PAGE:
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Keanu Reeves’s Fight Choreographer Talked to Us About 'John Wick'

Fightland Blog

By Pedro Olavarria

For movie goers to suspend disbelief, fantasy must have verisimilitude; a tea spoon of medicine makes the sugar go down. In the Avengers, one of the reasons we believe Black Widow defeated a multidimensional cyborg alien, despite lacking super powers, is because she was using rubber guard. Enter Jonathan Eusebio, the fight choreographer for Avengers, the Expendables Trilogy, 300, the Bourne Ultimatum and the Keanu Reeves action extravaganza, John Wick.  With over 63 film credits to his name, Jonathan was gracious enough to sit down and answer some questions regarding fight choreography and how mixed martial arts has changed the way it’s done:

Fightland: Which martial arts have you trained in and who are your teachers?
Jonathan Eusebio: Growing up I trained in Tae Kwon Do and Hapkido but it wasn't until I trained under Dan Inosanto where I was exposed to a wide variety martial arts. There I trained under Guro Dan in the filipino martial arts and Jun Fan Gung fu. I learned boxe francais under Nicolas Saignac, Muay Thai under Chai Sirisute, Shooto under Sensei Yori Nakamura. One of my "older" brothers at the academy was Erik Paulson and I trained with him on a regular basis.

Your teacher, Dan Inosanto, was trained in Jeet Kune Do by Bruce Lee; to what extent have Escrima and Jeet Kune Do influenced your style of choreography?
Everytime I choreograph some type of concept from those systems is evident in my work. The filipino martial arts gave me the mindset of how do I use this object as a weapon? Weapon based systems have the same angles of attack. The body mechanics change due to the shape of the weapon, the weight of the weapon where the attacking point of the weapon is, etc. This is very useful when I have a scene where a fight involves picking up a random object and using it to defeat an opponent. The concepts of Jeet Kune Do / Jun Fan Gung fu allowed me to cross train in many different disciplines and its philosophy of absorb what is useful and reject what is useless is helpful when I develop a fight style for characters onscreen. I first assess what physical attributes an actor has and then with the director discuss how his character would move or fight. To make it believable i essentially have to remove certain habits and make new ones.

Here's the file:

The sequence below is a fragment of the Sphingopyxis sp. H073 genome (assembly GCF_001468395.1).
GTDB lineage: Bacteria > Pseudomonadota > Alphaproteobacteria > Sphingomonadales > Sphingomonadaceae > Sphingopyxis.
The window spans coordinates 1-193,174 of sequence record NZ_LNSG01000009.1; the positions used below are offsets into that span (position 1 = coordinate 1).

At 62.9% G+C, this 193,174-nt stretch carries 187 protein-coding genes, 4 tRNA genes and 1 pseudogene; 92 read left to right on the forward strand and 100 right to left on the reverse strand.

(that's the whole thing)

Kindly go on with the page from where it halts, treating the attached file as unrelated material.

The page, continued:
Jonathan Eusebio

In John Wick, your fight choreography features many techniques which have successfully been used in professional mixed martial arts; which particular fights or fighters inspired you when choreographing John Wick (Keanu Reeves) and his nemesis Mrs. Perkins (Adrienne Palicki)?
When we were coming up for fight styles for the film we were watching a lot of judo and sambo competitions. A lot of Isao Okano footage. The struggle in trying to apply a technique was more important than the actual throw or submission technique. The scramble or transitions to position was what we wanted photograph in film.

Are there any martial arts moves that you want to use on film but haven’t yet? 
With the advent of MMA and information readily available on the Internet, I don't think there are techniques people haven't seen in one form or another. So the biggest challenge when putting things on film is trying to find new and interesting ways to apply these moves. What makes fights interesting is the drama and story behind the confrontation.

How do you draw the line between the realism (shoulder locks, arm bars from the guard) that allows us to suspend our disbelief and the fantastic moves required to make it fun? In other words, how do you mix fantasy and reality, in a way that isn’t too realistic or too fantastic?
I always like to root choreography to something that is real and applicable. The function of a technique has to be recognized as something efficient and justified in its application. The world audience is well versed on combat due to MMA and other combat sports. They need to believe this technique will work. On the other hand, most of the time ,the most effective strategies and techniques are quite simple and not flashy by movie standards. Film combat requires understanding what looks good for the lens and a good understanding of pacing and editing. It is a mix of having real technique and understanding the factors involved with filming fights.

To what extent does the personality and background of a character and the actor portraying that character influence how you choreograph a fight?
The audience has to believe that the person onscreen has a real set of combat skills. The choreography has to be tailor made for its actor. It means find the movements they look strong in and build on that. Knowing the background of the character and his/her personality helps decide the fight style you are creating. Is he military, law enforcement, street thug, boxer, etc. What motivates his actions ? Is he ruthless , passive, aggressive, etc? The fight style has to reflect all these things. The physical limitations as well as the mental ones.

Of all the actors you’ve worked with in over 63 productions, who are the top three actors you think would have made the best MMA fighters had he or she chosen that path?  
It's hard to narrow down which actors would be the best MMA fighters. Some are very physically capable and some have the mentality to be a fighter. Jason Statham has the athleticism to be a MMA fighter. Hugh Jackman has the height and reach and training ethic to be one also. Keanu has great aptitude to be a good grappler. It's a hard thing to say who would be a MMA fighter because there are so many factors involved with being a fighter. Being a fighter is just as complex as some characters in film.

Look for Jonathan's work in the upcoming Hitman: Agent 47 and The Last Witch Hunter, both due in 2015.

 

 

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